Conditions Screened By State

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While all states require newborn screening for every infant, the number of conditions on state screening panels vary. Each state public health department decides which conditions are coded on its panel. They also develop and manage each state's newborn screening program, which is designed to ensure that babies with out-of-range screening results are notified and receive diagnostic testing and follow-up care. For information about your state, select it from the drop-down menu directly below.

RUSP Conditions By State

Newborn screening is an evolving public health system that varies throughout the country. Focusing on conditions on the Recommended Uniform Screening Panel (RUSP) list, we're working with states to keep you up-to-date on what is screened where. We've put together an interactive map that shows a high-level view of which states support screening for the various RUSP conditions. View the interactive map here.

What is a "panel?"

Clickable US Map






View your state's panel by selecting it in the list at the top, or by finding it on the map above. 

WashingtonOregonIdahoWyomingUtahNevadaCaliforniaArizonaAlaskaHawaiiNew MexicoColoradoNorth DakotaSouth DakotaTexasNebraskaKansasOklahomaLouisianaArkansasMissouriMinnesotaIowaMississippiAlabamaFloridaGeorgiaSouth CarolinaNorth CarolinaTennesseeKentuckyIllinoisWisconsinIndianaMichiganOhioVirginiaWest VirginiaPennsylvaniaNew YorkMaineVermontNew HampshireMassachusettsWashington DCMarylandDelawareNew JerseyConnecticutRhode Island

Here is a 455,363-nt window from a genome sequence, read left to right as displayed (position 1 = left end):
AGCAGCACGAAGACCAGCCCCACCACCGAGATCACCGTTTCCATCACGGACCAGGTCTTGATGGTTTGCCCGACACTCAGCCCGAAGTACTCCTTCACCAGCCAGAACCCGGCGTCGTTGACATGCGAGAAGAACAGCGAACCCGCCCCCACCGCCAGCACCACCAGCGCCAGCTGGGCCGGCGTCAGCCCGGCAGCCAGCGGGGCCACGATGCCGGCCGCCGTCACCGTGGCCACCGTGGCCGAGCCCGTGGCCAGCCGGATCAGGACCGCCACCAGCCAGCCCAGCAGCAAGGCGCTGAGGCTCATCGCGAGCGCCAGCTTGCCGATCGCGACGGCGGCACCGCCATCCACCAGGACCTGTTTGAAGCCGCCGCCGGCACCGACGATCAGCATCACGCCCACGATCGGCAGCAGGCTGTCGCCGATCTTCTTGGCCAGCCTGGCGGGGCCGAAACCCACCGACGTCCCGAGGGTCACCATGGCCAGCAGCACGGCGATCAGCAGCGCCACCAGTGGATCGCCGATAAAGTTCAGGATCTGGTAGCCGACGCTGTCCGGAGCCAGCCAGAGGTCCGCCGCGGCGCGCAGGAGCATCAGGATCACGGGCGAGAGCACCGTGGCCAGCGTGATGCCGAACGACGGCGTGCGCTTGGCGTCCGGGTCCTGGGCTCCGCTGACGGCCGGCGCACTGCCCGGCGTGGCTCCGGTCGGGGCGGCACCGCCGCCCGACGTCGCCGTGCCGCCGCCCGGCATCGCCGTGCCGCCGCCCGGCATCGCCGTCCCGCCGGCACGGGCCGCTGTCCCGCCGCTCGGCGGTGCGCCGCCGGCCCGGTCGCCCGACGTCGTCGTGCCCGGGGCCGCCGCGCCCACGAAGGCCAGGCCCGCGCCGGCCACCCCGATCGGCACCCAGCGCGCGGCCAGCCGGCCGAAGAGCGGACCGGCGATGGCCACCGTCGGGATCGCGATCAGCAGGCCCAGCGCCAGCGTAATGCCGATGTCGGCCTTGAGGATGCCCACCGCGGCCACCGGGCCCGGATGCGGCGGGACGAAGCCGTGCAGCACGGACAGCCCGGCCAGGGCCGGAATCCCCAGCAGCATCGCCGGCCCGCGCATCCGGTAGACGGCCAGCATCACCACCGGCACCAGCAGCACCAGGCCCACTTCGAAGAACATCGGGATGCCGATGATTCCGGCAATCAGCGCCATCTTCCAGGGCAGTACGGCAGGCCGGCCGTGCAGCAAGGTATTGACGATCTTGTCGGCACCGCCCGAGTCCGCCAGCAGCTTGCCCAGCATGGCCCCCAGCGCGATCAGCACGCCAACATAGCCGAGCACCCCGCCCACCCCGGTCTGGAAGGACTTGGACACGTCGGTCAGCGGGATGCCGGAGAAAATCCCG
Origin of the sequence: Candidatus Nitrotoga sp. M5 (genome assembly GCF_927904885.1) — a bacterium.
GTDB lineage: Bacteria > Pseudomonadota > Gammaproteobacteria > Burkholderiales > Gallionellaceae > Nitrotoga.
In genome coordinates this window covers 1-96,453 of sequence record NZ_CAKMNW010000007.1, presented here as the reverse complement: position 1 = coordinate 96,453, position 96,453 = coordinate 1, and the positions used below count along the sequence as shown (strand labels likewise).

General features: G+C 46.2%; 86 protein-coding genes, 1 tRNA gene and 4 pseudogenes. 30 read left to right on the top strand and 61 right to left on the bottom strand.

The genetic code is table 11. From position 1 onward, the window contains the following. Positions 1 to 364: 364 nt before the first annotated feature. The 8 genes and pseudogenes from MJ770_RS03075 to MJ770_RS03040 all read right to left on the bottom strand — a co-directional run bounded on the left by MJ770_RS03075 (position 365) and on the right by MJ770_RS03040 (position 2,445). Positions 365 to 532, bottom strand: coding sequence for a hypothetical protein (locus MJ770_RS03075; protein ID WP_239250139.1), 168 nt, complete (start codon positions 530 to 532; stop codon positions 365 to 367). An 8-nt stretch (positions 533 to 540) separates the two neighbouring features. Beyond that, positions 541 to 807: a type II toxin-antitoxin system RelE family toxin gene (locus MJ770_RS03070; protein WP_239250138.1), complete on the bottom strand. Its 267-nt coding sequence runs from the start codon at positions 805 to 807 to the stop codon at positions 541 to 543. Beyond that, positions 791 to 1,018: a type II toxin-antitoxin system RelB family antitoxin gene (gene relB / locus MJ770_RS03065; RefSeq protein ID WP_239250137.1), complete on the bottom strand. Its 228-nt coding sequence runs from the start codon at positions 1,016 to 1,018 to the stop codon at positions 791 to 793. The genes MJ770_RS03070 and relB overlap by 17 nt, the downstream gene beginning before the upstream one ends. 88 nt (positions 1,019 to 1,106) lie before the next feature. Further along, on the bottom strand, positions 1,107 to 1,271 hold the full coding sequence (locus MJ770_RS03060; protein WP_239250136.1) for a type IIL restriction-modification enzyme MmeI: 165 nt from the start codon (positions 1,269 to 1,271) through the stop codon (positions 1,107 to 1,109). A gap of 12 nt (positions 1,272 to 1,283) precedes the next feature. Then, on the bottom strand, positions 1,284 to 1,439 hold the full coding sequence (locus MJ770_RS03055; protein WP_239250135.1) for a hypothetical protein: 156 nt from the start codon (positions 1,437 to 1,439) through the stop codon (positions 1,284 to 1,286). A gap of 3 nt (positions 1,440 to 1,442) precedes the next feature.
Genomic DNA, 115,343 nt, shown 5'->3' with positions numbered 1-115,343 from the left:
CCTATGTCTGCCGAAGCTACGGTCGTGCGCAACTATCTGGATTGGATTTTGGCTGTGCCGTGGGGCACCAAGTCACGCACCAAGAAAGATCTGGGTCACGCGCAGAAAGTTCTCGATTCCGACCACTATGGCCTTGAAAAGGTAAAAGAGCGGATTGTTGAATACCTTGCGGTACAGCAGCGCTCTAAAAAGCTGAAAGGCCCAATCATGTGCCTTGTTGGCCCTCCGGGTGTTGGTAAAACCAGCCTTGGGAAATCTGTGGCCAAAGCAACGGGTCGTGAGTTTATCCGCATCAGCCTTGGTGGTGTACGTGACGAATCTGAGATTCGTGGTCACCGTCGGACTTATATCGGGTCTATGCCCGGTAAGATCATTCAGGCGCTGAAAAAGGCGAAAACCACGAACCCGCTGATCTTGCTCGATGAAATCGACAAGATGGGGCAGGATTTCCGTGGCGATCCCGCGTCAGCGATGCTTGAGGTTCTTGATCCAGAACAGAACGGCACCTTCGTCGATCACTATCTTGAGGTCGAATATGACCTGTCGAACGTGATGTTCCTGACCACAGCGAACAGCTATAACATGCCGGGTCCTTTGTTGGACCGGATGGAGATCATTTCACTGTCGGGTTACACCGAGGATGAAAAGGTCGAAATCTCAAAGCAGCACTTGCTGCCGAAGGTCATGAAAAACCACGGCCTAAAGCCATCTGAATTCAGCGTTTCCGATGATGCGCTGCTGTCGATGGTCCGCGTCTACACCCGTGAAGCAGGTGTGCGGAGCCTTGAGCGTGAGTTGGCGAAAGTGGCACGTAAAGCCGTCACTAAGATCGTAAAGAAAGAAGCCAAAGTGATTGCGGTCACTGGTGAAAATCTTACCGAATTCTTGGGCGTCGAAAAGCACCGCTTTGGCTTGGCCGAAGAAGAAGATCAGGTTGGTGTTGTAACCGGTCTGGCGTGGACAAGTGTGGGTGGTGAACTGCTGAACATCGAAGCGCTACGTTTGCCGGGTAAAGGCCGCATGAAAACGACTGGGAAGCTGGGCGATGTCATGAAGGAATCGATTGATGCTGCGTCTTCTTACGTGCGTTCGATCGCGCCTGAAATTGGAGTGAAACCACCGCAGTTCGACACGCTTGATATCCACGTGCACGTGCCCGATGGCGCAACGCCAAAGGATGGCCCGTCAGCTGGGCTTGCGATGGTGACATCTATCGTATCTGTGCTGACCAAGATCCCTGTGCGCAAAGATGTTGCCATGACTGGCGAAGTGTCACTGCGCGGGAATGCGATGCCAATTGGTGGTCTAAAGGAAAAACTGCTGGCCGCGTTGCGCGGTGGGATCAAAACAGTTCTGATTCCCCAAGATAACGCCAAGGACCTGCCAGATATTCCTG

When speaking about newborn screening, a panel is the list of conditions a state screens for as part of their newborn screening program.

Newborn screening programs vary between states due to several factors, including:

  • The laws of the state
  • The financial costs of screening
  • The frequency of the disorder in the state
  • The availability of treatments and follow-up for each condition 
  • The funding sources for the newborn screening program

To encourage uniform and comprehensive newborn screening throughout the United States, the Health Resources and Services Administration (HRSA) issued a report that recommended screening for 34 specific conditions, also known as the "core panel" or "uniform panel". However, these recommendations are meant for guidance and states are not required by law to screen for this uniform panel. For more information on the recommended uniform screening panel, visit our find a condition page.

If you're concerned about whether your infant was screened for certain conditions, ask your child's doctor for information about which tests were done and whether further tests are recommended.

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